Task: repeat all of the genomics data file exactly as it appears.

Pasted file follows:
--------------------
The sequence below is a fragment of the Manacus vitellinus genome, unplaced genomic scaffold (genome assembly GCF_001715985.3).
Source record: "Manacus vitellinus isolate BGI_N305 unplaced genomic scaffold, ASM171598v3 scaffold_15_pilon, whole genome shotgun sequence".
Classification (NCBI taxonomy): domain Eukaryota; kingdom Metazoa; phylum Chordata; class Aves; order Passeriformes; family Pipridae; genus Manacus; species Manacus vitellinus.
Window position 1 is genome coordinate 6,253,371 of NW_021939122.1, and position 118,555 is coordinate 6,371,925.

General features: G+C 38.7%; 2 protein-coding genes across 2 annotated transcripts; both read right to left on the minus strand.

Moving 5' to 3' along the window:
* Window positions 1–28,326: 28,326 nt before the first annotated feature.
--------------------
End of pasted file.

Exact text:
The sequence below is a fragment of the Manacus vitellinus genome, unplaced genomic scaffold (genome assembly GCF_001715985.3).
Source record: "Manacus vitellinus isolate BGI_N305 unplaced genomic scaffold, ASM171598v3 scaffold_15_pilon, whole genome shotgun sequence".
Classification (NCBI taxonomy): domain Eukaryota; kingdom Metazoa; phylum Chordata; class Aves; order Passeriformes; family Pipridae; genus Manacus; species Manacus vitellinus.
Window position 1 is genome coordinate 6,253,371 of NW_021939122.1, and position 118,555 is coordinate 6,371,925.

General features: G+C 38.7%; 2 protein-coding genes across 2 annotated transcripts; both read right to left on the minus strand.

Moving 5' to 3' along the window:
* Window positions 1–28,326: 28,326 nt before the first annotated feature.